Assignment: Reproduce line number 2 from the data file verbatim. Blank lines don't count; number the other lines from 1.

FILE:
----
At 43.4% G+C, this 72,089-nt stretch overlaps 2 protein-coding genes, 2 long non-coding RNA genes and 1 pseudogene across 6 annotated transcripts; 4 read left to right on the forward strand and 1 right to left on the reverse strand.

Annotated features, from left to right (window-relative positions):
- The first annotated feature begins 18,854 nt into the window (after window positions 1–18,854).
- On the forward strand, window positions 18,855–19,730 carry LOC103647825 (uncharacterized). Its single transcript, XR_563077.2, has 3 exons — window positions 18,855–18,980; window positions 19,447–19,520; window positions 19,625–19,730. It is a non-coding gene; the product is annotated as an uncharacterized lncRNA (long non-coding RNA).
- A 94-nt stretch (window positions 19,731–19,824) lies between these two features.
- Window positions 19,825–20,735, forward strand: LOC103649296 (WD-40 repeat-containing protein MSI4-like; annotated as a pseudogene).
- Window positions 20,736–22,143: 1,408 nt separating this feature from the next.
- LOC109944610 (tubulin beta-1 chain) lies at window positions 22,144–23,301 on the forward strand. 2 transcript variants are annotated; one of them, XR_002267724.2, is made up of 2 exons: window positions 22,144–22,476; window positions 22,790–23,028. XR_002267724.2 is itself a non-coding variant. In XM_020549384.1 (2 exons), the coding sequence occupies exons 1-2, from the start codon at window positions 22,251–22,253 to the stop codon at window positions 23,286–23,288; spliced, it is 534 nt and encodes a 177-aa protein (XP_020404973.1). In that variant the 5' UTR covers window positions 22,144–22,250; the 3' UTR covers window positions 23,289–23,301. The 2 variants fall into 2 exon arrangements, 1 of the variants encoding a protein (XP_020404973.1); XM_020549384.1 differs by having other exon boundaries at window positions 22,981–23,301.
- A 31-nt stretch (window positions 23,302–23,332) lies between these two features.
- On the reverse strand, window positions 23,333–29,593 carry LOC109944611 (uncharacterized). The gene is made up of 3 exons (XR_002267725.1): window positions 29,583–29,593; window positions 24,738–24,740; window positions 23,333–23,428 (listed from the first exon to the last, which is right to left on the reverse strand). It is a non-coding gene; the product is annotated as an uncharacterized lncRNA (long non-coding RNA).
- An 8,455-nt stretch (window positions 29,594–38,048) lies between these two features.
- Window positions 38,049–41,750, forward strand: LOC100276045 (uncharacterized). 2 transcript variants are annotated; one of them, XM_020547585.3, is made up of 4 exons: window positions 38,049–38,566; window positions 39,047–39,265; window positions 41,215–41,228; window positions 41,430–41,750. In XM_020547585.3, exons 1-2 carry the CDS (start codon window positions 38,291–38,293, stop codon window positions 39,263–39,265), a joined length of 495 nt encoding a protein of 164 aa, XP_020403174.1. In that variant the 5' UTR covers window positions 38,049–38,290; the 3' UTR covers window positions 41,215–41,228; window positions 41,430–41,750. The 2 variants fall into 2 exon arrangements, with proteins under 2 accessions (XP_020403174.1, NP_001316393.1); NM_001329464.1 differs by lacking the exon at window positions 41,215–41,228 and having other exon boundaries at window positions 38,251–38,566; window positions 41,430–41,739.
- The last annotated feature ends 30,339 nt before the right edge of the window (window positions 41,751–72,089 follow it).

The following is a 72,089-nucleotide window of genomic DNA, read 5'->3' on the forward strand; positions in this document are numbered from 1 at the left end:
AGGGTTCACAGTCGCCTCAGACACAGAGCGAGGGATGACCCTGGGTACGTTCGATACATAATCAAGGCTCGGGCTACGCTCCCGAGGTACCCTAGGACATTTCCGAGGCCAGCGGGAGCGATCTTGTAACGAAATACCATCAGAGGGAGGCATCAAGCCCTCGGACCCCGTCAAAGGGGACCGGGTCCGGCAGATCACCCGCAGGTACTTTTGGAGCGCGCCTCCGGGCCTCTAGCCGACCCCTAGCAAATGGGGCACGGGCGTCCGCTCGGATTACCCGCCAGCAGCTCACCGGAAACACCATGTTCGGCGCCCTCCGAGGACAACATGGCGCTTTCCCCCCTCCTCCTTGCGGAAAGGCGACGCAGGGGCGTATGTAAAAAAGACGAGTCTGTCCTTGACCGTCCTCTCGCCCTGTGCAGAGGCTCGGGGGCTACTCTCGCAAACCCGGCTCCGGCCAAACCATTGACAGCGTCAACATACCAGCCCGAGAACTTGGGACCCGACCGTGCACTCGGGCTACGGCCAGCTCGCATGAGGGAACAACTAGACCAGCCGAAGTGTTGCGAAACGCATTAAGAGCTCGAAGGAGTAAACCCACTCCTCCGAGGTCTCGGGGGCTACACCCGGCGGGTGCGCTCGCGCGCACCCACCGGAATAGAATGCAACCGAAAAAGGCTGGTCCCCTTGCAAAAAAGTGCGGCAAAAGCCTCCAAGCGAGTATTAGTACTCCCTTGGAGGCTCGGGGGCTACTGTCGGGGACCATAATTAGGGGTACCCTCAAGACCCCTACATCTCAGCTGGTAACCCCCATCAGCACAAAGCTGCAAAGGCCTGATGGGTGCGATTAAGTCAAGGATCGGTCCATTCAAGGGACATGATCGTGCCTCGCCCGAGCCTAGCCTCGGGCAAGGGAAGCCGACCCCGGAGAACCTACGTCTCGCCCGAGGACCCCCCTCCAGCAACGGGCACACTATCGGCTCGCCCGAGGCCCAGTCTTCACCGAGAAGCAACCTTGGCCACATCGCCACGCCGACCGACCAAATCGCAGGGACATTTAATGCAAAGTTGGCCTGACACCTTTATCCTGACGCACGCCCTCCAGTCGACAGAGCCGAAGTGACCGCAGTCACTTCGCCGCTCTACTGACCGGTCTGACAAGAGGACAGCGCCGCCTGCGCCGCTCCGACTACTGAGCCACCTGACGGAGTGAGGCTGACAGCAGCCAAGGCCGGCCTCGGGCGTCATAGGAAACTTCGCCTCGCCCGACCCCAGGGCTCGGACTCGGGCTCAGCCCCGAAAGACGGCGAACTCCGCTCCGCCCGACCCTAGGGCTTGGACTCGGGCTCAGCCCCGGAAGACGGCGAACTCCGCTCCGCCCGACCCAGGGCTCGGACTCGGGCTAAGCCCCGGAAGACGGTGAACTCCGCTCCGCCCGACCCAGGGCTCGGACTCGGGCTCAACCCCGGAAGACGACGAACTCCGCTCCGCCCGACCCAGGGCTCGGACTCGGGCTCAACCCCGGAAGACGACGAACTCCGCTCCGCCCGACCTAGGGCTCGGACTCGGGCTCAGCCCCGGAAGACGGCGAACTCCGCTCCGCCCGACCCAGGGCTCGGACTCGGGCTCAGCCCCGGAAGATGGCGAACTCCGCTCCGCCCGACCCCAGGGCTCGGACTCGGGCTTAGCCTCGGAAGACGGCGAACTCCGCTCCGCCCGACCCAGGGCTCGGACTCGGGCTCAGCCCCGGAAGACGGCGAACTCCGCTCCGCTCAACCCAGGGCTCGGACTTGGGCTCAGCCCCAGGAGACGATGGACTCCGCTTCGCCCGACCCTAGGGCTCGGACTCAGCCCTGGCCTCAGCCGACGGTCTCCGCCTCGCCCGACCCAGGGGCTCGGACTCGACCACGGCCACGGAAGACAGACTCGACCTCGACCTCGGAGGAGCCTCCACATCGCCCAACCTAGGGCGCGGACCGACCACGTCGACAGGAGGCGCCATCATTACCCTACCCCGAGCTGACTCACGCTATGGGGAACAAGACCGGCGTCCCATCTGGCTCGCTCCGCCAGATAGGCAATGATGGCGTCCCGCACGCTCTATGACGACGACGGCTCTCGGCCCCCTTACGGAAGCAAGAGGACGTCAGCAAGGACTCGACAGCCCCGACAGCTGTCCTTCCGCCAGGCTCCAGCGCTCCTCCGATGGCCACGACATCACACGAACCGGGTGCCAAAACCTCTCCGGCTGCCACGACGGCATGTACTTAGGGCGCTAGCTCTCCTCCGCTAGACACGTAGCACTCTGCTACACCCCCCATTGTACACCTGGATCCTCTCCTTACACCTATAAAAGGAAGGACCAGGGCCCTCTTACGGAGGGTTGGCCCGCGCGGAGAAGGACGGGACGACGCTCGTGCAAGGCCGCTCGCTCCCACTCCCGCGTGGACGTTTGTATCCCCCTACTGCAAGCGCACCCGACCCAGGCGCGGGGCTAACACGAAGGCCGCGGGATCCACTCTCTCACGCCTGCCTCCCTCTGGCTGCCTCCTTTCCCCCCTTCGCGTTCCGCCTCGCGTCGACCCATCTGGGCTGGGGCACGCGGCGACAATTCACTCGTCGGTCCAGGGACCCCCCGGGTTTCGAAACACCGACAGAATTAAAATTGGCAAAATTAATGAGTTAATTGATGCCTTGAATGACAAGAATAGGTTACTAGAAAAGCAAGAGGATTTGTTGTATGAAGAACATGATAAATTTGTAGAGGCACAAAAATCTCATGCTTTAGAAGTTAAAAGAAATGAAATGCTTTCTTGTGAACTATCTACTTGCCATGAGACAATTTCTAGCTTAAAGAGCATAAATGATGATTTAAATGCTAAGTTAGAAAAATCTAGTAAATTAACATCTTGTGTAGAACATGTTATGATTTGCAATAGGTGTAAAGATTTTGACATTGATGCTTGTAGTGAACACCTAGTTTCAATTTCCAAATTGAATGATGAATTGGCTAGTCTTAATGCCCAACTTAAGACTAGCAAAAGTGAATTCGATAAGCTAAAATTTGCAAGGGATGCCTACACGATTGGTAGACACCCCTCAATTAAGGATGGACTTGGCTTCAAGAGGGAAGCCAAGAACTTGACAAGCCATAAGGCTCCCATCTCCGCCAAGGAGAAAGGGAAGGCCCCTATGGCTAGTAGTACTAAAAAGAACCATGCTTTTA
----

Annotated features, from left to right (window-relative positions):